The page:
## Monday, June 1, 2015

### Market monetarist logic fail

Ok, we have total logical garbage coming from Scott Sumner today. I think the best way to show it is a (pedantic) little refresher on basic logic. Sumner is either making an incorrect attempt at a disjunctive syllogism or a circular argument. In either case, it's logically flawed and I'll show you why.

p = CB wants x
q = CB can achieve x
r = CB raises rates
x = inflation target

Here is Robert Hall's logical argument as presented by Ryan Avent:

p ∧q → x premise
¬x → ¬(p ∧q) contrapositive
¬x → ¬p ∨¬q De Morgan's
¬x observation
p assumption
∴¬q

Sumner at first just claims that the conclusion is dubious based on the rather silly "Bernanke says there are things (a) that could be done to achieve inflation (x)"

∃a : q(a) because Bernanke says
∴ q

... but then Sumner makes the incorrect counter-argument:

p ∧q → x premise
¬x → ¬(p ∧q) contrapositive
¬x → ¬p ∨¬q De Morgan's
¬x observation
r → ¬p assumption
∴q (incorrect conclusion/false disjunction)

Here's the the logically correct argument:

p ∧q → x premise
¬x → ¬(p ∧q) contrapositive
¬x → ¬p ∨¬q De Morgan's
¬x observation
r → ¬p assumption
∴q ∨¬q

That is to say the correct conclusion is that raising interest rates tells us nothing about the central bank's ability to achieve its inflation target. In fact, the only way you can achieve Sumner's conclusion is by assuming q -- i.e. assuming the market monetarist model -- making Sumner's argument above circular ...

Sumner's semantically valid, but circular argument:

q assumption
p ∧q → x premise
¬x → ¬(p ∧q) contrapositive
¬x → ¬p ∨¬q De Morgan's
¬x observation
r → ¬p assumption
∴q ∨¬q (correct conclusion)
∴q (circular conclusion)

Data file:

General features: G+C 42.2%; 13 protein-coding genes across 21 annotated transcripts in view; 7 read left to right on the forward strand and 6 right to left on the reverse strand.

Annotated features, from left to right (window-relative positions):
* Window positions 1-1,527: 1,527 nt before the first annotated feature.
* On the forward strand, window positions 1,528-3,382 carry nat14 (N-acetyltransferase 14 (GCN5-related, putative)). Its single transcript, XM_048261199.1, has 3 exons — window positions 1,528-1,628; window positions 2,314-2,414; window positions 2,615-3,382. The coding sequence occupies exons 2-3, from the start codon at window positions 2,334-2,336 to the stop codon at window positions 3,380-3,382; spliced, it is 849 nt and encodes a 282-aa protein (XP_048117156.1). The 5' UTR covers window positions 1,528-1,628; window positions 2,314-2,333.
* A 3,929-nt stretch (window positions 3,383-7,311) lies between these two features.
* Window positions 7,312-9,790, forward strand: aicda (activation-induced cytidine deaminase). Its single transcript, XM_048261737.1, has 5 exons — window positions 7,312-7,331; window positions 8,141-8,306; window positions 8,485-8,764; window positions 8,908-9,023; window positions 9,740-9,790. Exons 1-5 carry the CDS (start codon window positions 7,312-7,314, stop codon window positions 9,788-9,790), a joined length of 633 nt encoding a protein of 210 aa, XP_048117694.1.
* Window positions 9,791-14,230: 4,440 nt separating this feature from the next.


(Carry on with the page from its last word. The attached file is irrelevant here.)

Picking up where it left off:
You can see the illogical mess better if we write it this way:

q assumption
p ∧q → x premise
p → x disjunctive syllogism
¬x → ¬p contrapositive
¬x observation
r → ¬p assumption (we don't need this to assert ¬p)
∴q (circular conclusion)

Now it is possible that the step where Hall assumes p = "CB wants inflation target" is wrong. That could well be a bad assumption. The thing is that the truth value of p doesn't tell you anything about the truth value of q = "CB can achieve inflation target" given the observation ¬x = "the CB isn't achieving its inflation target" [1].

Of course, the entire market monetarist argument could be summarized as:

q assumption
∴q

UPDATE:

Sumner also brings up the exchange rate argument:

c = exchange rates fall

c → q           (market monetarist model assumption)
∴q

However, the ITM gets the direction of exchange rates just right without q being true, so c → q is not true in general -- it's just a model assumption.

Footnotes:

[1] Note that the observation x = "inflation target achieved" is even less conclusive! You'd need to start with an if and only if version of the premise:

p ∧ q ⇔ x

because the converse

x → p ∧ q

isn't always true.

1. perhaps q should be "the CB thinks it can achieve x"
so that if $x \rightarrow p \land q$, p is assumed to be true, and x shown to be not true, then the CB thinks it can't achieve x even if it can which remains unclear.

1. Hi John,

That would be true, but cedes the market monetarist argument because then both p and q would be the mental state of the fed (what it "wants" and what it "thinks" it can do) so that generically:

(mental state of fed) → (inflation rate)

You'd need to add a statement s representing a fundamental theory of economics/nature:

p = CB wants to meet x
q = CB thinks it can meet x
s = CB can meet x

so that the relevant predicate would be p ∧ q ∧ s. This construction doesn't cede the "Fed can do whatever it sets its mind to" argument.

2. Maybe a Bayesian approach is useful here:

Prob(Inflation in time t+1|CB rate in time t) = Prob(CB rate in time t|Inflation in time t+1) * Prob(Inflation in time t+1) / Prob(CB rate in time t)

Well, come to think of it, the inverse probability doesn't seem more amenable than the original one.

1. Hi M,

I do think you get at a good point, though -- none of the arguments above should affect your priors so that given your priors, you can continue to draw the conclusion that your priors are true.